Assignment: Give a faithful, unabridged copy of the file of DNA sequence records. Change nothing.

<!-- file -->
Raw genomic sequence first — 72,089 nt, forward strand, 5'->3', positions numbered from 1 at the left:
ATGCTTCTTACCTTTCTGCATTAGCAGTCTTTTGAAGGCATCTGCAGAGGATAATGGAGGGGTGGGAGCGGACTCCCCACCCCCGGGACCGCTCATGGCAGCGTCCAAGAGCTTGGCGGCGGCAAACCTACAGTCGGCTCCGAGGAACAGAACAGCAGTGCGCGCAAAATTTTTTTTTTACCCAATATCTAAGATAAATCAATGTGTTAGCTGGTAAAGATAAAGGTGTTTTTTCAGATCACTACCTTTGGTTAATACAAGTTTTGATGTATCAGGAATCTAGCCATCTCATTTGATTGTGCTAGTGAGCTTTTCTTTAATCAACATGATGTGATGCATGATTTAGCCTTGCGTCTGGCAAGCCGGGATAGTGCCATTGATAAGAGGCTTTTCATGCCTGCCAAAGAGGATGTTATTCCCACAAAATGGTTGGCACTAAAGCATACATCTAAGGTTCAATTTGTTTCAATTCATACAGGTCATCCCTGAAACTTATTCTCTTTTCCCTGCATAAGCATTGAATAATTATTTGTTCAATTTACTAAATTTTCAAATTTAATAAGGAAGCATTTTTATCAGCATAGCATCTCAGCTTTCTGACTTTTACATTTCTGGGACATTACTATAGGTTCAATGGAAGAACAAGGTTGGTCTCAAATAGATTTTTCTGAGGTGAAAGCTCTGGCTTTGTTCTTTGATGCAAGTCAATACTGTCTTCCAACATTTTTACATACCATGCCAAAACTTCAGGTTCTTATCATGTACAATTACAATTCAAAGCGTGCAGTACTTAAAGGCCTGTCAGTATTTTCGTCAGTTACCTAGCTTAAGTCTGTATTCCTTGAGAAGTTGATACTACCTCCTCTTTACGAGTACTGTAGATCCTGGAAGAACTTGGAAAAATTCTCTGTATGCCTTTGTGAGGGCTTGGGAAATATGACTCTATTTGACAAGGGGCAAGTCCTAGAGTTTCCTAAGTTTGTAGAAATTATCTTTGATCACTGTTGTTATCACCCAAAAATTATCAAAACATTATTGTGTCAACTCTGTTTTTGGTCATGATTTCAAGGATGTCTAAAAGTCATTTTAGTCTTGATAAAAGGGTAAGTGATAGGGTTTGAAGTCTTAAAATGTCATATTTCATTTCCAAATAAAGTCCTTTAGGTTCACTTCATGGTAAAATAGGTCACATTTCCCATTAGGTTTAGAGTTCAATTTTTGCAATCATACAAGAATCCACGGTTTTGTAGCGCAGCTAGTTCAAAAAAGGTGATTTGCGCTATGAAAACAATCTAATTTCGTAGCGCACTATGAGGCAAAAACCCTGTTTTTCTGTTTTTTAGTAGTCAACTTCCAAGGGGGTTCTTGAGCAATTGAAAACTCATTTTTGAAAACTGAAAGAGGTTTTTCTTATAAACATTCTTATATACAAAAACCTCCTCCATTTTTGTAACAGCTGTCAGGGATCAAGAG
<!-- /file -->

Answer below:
Raw genomic sequence first — 72,089 nt, forward strand, 5'->3', positions numbered from 1 at the left:
ATGCTTCTTACCTTTCTGCATTAGCAGTCTTTTGAAGGCATCTGCAGAGGATAATGGAGGGGTGGGAGCGGACTCCCCACCCCCGGGACCGCTCATGGCAGCGTCCAAGAGCTTGGCGGCGGCAAACCTACAGTCGGCTCCGAGGAACAGAACAGCAGTGCGCGCAAAATTTTTTTTTTACCCAATATCTAAGATAAATCAATGTGTTAGCTGGTAAAGATAAAGGTGTTTTTTCAGATCACTACCTTTGGTTAATACAAGTTTTGATGTATCAGGAATCTAGCCATCTCATTTGATTGTGCTAGTGAGCTTTTCTTTAATCAACATGATGTGATGCATGATTTAGCCTTGCGTCTGGCAAGCCGGGATAGTGCCATTGATAAGAGGCTTTTCATGCCTGCCAAAGAGGATGTTATTCCCACAAAATGGTTGGCACTAAAGCATACATCTAAGGTTCAATTTGTTTCAATTCATACAGGTCATCCCTGAAACTTATTCTCTTTTCCCTGCATAAGCATTGAATAATTATTTGTTCAATTTACTAAATTTTCAAATTTAATAAGGAAGCATTTTTATCAGCATAGCATCTCAGCTTTCTGACTTTTACATTTCTGGGACATTACTATAGGTTCAATGGAAGAACAAGGTTGGTCTCAAATAGATTTTTCTGAGGTGAAAGCTCTGGCTTTGTTCTTTGATGCAAGTCAATACTGTCTTCCAACATTTTTACATACCATGCCAAAACTTCAGGTTCTTATCATGTACAATTACAATTCAAAGCGTGCAGTACTTAAAGGCCTGTCAGTATTTTCGTCAGTTACCTAGCTTAAGTCTGTATTCCTTGAGAAGTTGATACTACCTCCTCTTTACGAGTACTGTAGATCCTGGAAGAACTTGGAAAAATTCTCTGTATGCCTTTGTGAGGGCTTGGGAAATATGACTCTATTTGACAAGGGGCAAGTCCTAGAGTTTCCTAAGTTTGTAGAAATTATCTTTGATCACTGTTGTTATCACCCAAAAATTATCAAAACATTATTGTGTCAACTCTGTTTTTGGTCATGATTTCAAGGATGTCTAAAAGTCATTTTAGTCTTGATAAAAGGGTAAGTGATAGGGTTTGAAGTCTTAAAATGTCATATTTCATTTCCAAATAAAGTCCTTTAGGTTCACTTCATGGTAAAATAGGTCACATTTCCCATTAGGTTTAGAGTTCAATTTTTGCAATCATACAAGAATCCACGGTTTTGTAGCGCAGCTAGTTCAAAAAAGGTGATTTGCGCTATGAAAACAATCTAATTTCGTAGCGCACTATGAGGCAAAAACCCTGTTTTTCTGTTTTTTAGTAGTCAACTTCCAAGGGGGTTCTTGAGCAATTGAAAACTCATTTTTGAAAACTGAAAGAGGTTTTTCTTATAAACATTCTTATATACAAAAACCTCCTCCATTTTTGTAACAGCTGTCAGGGATCAAGAG